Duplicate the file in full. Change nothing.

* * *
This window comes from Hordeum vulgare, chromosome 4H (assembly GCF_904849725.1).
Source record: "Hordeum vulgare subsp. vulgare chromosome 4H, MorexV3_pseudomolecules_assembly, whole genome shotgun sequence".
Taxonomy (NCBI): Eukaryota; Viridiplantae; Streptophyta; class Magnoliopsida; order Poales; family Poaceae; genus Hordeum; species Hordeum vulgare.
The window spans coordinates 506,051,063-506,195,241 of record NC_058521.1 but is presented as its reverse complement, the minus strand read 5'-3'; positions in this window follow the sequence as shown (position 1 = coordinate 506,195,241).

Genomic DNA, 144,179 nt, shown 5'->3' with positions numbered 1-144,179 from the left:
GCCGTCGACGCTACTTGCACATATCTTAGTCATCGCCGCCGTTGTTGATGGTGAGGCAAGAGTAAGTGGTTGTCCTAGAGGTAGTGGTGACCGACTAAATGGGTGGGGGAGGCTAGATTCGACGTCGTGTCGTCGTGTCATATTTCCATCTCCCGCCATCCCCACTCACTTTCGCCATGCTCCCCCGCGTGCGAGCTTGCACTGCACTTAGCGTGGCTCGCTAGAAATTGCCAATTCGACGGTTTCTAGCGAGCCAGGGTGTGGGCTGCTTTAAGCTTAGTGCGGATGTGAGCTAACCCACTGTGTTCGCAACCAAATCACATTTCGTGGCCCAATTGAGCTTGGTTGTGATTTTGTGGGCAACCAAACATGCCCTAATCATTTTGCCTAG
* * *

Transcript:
This window comes from Hordeum vulgare, chromosome 4H (assembly GCF_904849725.1).
Source record: "Hordeum vulgare subsp. vulgare chromosome 4H, MorexV3_pseudomolecules_assembly, whole genome shotgun sequence".
Taxonomy (NCBI): Eukaryota; Viridiplantae; Streptophyta; class Magnoliopsida; order Poales; family Poaceae; genus Hordeum; species Hordeum vulgare.
The window spans coordinates 506,051,063-506,195,241 of record NC_058521.1 but is presented as its reverse complement, the minus strand read 5'-3'; positions in this window follow the sequence as shown (position 1 = coordinate 506,195,241).

Genomic DNA, 144,179 nt, shown 5'->3' with positions numbered 1-144,179 from the left:
GCCGTCGACGCTACTTGCACATATCTTAGTCATCGCCGCCGTTGTTGATGGTGAGGCAAGAGTAAGTGGTTGTCCTAGAGGTAGTGGTGACCGACTAAATGGGTGGGGGAGGCTAGATTCGACGTCGTGTCGTCGTGTCATATTTCCATCTCCCGCCATCCCCACTCACTTTCGCCATGCTCCCCCGCGTGCGAGCTTGCACTGCACTTAGCGTGGCTCGCTAGAAATTGCCAATTCGACGGTTTCTAGCGAGCCAGGGTGTGGGCTGCTTTAAGCTTAGTGCGGATGTGAGCTAACCCACTGTGTTCGCAACCAAATCACATTTCGTGGCCCAATTGAGCTTGGTTGTGATTTTGTGGGCAACCAAACATGCCCTAATCATTTTGCCTAG